At the end of the day, no one goes to jail on a polygraph. There’s got to be corroborating evidence. But there’s so many times where it’s a he said, she said, and you don’t know. And I can say even from a disciplinary standpoint as a director, when you’re looking at somebody that, you know, has, has compromised their integrity, but they’re consistent they had not, and you know, you don’t want to lose a good employee, or employee that appears to be a good employee, that’s worked so hard, you invested in, and you know, you don’t wanna, just based upon, you know, circumstantial evidence remove somebody, but at the end of the day, the polygraph is the great separator.
I mean that then, was it last week when someone I swore was telling me the truth. I moved finally, I thought that somebody that’s telling me something, here’s, here is a candidate we’re firing and it’s just unfair, uh, because clearly, he didn’t do it. Guess what? He lied, okay? And I wouldn’t have been able to know that unless there was a polygraph given in that regard.
Tactical polygraphs. Whoever came up with a tact—who’s idea was that anyway? Matt, did you have something to do with that? Yeah, somebody conspired. That’s a cool name, right? Not a strategic polygraph, but a tactical polygraph, okay? It implies that you’re, you know, proactive, you’re out there, you’re in the field, and you’re getting your hands dirty, you’re where it’s at. And that’s exactly what it’s about.
A so-called “tactical polygraph” is a polygraph “test” administered to a suspect promptly after arrest in an attempt to obtain admissions to crimes beyond those for which the suspect has been arrested. The suspect’s “failing” may be a pre-scripted part of the interrogation plan.
The “Matt” to whom McCraw called out is Texas Department of Public Safety Captain Matthew Mull, a polygraph operator and advocate of this coercive interrogation technique.
You know, we don’t do our, our sex trafficking operations without, without a polygrapher on site. I’ve been even lobbied by ICE HSI on more than one occasion to increase the number of polygraphers that we have, you know in the Rio Grande valley because of how productive it has been. Of course, it’s productive. And if, at the end of the day, you know it’s not only in terms of finding evidence to support, you know, putting them where they need to be, but it’s also identifying victims, other victims in that regard. And you are in a position to be able to do that.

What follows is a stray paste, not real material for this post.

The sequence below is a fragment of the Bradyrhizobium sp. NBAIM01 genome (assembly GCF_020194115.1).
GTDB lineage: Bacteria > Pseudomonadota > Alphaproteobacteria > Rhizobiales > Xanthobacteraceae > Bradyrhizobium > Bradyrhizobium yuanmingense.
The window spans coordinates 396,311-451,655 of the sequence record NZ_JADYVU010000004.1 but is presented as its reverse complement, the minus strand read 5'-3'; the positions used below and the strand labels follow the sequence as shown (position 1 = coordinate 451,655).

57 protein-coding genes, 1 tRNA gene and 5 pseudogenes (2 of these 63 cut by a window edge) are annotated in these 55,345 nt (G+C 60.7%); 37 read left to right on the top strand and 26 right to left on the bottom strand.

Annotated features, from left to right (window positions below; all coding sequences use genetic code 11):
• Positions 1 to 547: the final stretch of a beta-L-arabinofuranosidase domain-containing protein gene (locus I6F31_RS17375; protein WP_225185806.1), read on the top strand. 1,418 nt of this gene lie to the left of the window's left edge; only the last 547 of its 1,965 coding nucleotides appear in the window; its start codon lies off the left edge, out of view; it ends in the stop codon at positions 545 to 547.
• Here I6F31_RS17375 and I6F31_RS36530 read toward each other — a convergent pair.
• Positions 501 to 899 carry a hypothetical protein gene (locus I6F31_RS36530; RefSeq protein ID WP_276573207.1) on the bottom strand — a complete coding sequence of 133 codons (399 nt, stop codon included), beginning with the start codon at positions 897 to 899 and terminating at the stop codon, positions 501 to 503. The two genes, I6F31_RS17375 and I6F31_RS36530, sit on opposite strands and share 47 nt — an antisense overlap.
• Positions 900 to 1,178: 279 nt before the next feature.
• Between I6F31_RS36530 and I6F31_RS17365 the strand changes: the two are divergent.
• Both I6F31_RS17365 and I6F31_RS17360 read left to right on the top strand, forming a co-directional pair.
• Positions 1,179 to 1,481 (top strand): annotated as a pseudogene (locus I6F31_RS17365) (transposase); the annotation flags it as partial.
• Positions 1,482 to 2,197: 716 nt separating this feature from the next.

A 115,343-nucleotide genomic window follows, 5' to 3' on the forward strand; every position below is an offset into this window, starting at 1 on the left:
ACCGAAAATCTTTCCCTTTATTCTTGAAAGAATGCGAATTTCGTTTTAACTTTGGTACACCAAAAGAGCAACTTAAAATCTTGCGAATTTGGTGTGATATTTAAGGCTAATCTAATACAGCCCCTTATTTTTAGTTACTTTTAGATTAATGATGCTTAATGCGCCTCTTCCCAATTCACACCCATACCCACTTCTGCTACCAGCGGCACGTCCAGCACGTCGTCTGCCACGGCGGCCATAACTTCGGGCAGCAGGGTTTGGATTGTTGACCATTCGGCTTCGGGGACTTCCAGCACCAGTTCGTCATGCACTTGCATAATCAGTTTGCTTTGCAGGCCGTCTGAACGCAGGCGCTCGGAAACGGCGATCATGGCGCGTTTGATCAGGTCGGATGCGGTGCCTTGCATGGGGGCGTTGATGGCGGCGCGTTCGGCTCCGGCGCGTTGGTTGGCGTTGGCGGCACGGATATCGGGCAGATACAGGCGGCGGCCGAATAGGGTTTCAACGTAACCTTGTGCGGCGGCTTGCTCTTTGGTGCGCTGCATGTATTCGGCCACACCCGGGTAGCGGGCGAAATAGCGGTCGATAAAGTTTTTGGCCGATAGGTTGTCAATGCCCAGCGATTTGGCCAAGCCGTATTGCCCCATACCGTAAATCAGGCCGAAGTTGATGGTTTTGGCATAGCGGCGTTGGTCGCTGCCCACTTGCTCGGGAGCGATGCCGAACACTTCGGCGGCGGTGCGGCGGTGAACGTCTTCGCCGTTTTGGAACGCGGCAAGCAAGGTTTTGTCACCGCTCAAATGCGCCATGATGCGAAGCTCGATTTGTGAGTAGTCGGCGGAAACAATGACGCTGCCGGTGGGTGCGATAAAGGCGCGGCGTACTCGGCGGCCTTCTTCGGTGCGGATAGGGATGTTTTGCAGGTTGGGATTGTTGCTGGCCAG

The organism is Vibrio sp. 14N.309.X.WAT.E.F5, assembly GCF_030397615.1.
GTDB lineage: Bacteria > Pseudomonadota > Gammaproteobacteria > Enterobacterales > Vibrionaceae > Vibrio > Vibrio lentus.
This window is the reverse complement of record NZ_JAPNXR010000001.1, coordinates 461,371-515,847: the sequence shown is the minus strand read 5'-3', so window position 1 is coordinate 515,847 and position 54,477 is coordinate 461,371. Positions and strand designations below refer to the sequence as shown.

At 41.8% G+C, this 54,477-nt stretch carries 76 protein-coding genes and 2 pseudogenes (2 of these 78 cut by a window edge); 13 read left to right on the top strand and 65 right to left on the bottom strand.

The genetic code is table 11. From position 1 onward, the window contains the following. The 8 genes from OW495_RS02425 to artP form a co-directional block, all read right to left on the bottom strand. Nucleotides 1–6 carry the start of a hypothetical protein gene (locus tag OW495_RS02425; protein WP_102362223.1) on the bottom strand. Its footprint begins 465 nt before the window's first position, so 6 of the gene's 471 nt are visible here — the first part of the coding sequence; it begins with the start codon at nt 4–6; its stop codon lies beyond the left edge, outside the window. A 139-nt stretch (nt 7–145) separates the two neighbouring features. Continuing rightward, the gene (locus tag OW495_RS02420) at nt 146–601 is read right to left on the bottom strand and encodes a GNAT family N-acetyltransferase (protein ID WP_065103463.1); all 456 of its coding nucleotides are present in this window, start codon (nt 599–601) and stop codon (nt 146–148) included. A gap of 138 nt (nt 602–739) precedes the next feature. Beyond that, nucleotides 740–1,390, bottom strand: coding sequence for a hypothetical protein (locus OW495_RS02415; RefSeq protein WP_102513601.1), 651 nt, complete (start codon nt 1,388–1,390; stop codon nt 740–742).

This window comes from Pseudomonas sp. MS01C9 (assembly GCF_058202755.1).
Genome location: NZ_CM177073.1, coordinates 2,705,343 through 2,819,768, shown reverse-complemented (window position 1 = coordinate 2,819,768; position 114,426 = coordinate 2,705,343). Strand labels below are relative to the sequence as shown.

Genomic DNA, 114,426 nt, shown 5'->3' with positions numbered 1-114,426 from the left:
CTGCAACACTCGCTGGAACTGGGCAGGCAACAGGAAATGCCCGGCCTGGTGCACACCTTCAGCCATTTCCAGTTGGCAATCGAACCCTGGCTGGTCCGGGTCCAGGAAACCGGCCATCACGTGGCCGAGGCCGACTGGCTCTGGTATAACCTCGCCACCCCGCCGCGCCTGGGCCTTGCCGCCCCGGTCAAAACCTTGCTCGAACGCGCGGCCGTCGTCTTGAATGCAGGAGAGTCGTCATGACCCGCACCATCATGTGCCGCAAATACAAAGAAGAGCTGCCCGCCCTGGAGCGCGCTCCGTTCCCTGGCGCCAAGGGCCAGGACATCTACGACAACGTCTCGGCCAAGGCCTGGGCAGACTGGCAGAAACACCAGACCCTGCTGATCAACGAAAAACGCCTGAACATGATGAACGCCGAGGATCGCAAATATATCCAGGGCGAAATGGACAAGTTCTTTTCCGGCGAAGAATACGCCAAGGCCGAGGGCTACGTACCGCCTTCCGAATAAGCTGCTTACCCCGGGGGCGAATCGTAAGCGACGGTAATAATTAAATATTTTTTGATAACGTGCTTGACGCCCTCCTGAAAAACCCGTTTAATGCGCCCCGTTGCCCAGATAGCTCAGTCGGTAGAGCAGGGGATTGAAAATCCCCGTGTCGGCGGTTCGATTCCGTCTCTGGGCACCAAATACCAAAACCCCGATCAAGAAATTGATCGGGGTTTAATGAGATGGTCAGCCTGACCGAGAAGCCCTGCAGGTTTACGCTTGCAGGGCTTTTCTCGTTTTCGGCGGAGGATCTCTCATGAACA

You know there’s, not now, when you hit the day, first day running, you’re going to be in a position to do something that other people won’t be able to do. I mean, you’ve already got that skill to interview on top of that, you’ve got this, then you have the opportunity, because they’re being funneled into your presence, and you have an opportunity to make a difference. And sometimes, you know, patience is important, I know. You know, I don’t have it. But I know you have it, because sometimes you have to listen and empathize—for hours—with someone that you’re disgusted by.
I’m always, always reminded of someone that worked for me in, in my FBI days and we had the Tohono O’odham reservation in Arizona, and there was such pervasive child molestation on the, on the “res,” that, you know, how do you get the confessions? What do you, if someone does one, they do fifteen. How do you able to gonna elicit that infor—, you know how do you, and it’s about empathizing, and she was able to do that again and again and again, and followed up with a polygraph that always, you know, produced results in a way that we’re sparing the children from having to testify, which is brutal when you do so.
So there’s so many good things that you’re going to be doing, you know, whether it’s murderers, [unclear], whatever it is, you know, that cross your career, and, you know, and you’ll also, again, you know, in another discipline, ’cause people are understand that, hey, law enforcement is data based, scientific based, we don’t, we don’t, it’s not voodoo, okay, it’s about science, it’s about things that work.
Col. McCraw’s assertion that law enforcement is “scientific based” does not hold true when it comes to its reliance on polygraphy—a thoroughly discredited pseudoscience. “Voodoo science” is not an inapt characterization of polygraphic lie detection.
It’s about, you know, evidence-based strategies. It’s in policing it is, is in fact a profession, and a very important, critical profession. There’s nothing more important that government does is protect its people, and you’re a key part of that with what discipline that you have that fits into it. And we’ve got an obligation to use all the tools that we can, and you’re, you’re a very important tool…